Analyzing different forms of struggles in Germany, we ask how migrants and refugees organize themselves in order to fight for the right to stay and social inclusion, according to their specific positions in the migration regime. Our central aim is to understand the conflicts within migratory and refugee struggles, unpacking the reasons why there is not a more united movement, given that migrants and refugees with precarious legal status are affected by the same German-European migration regime. We understand self-organization as the idea of building resistance, political events, and initiatives based on the condition of a social group affected by specific structures of power and domination. These structures, which deprive them of their rights as well as the constant discrimination that they face, compel them to become active. This concept of self-organization includes directly affected people becoming active in groups that build collective structures of support, empowerment and, visible politics. Critically, they identify issues that they themselves consider a priority and decide how to shape and articulate demands on their own. However, it also includes people taking the risk to organize and defend themselves in forms of everyday resistance and imperceptible politics.Footnote 2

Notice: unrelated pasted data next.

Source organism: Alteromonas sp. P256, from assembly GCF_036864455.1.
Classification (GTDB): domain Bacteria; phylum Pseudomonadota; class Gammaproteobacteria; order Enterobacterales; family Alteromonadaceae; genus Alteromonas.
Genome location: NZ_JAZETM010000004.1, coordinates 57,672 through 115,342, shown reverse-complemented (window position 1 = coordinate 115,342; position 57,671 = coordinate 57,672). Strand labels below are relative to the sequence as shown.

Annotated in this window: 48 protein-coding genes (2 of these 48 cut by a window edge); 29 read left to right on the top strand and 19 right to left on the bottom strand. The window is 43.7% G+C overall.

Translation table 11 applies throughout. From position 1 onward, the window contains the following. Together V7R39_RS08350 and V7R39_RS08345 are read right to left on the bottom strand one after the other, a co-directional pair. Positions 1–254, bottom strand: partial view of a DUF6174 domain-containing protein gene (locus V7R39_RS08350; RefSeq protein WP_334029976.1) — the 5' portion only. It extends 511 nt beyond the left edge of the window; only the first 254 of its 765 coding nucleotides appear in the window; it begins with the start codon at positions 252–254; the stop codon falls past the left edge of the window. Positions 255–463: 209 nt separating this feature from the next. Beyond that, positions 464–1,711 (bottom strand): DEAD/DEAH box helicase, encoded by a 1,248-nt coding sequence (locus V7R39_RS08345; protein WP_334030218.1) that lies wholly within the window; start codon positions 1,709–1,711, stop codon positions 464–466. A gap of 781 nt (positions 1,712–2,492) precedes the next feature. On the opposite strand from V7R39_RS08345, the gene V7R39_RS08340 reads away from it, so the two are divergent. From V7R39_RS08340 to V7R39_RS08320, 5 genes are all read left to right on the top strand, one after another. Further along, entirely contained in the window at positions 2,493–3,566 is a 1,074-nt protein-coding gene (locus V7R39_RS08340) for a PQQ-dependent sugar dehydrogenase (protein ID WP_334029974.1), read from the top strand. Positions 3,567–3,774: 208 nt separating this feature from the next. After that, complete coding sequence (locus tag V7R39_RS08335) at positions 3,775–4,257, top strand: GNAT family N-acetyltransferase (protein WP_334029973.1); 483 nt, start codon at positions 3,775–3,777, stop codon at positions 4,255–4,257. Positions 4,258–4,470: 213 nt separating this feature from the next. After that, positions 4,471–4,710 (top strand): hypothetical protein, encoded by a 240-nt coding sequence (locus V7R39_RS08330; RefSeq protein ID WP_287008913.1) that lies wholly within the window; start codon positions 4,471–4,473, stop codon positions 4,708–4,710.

The main argument of this chapter is that the narratives and strategies of different migrant and refugee protest groups are based to a large degree on their specific positionalities. These are positions that are rooted in post-colonial relations on a global scale and that are (re-)shaped by the German-European migration regime and its system of stratified rights and legal statuses. This hierarchical legal system and its division of migrants’ positionalities is therefore a major cause for conflicts within the broader movement of migratory and refugee struggles in Germany. This can sometimes lead to competition between groups. Nevertheless, according to more general and long-term goals of fighting against the dominant migration regime as well as for freedom of movement, the right to stay, and social inclusion, struggles of migration could further unite in the future. The potential for a common perspective is already visible in many forms and aims of self-organizing, functioning as protest repertoires that emerging initiatives reproduce. However, migratory and refugee struggles often differ according to their particular and short-term goals of claiming rights based on their specific positionalities and legal status. This is more important for non-citizens than for citizen activists because of their precarious situation and the immediate need for change (From the Struggles Collective 2015).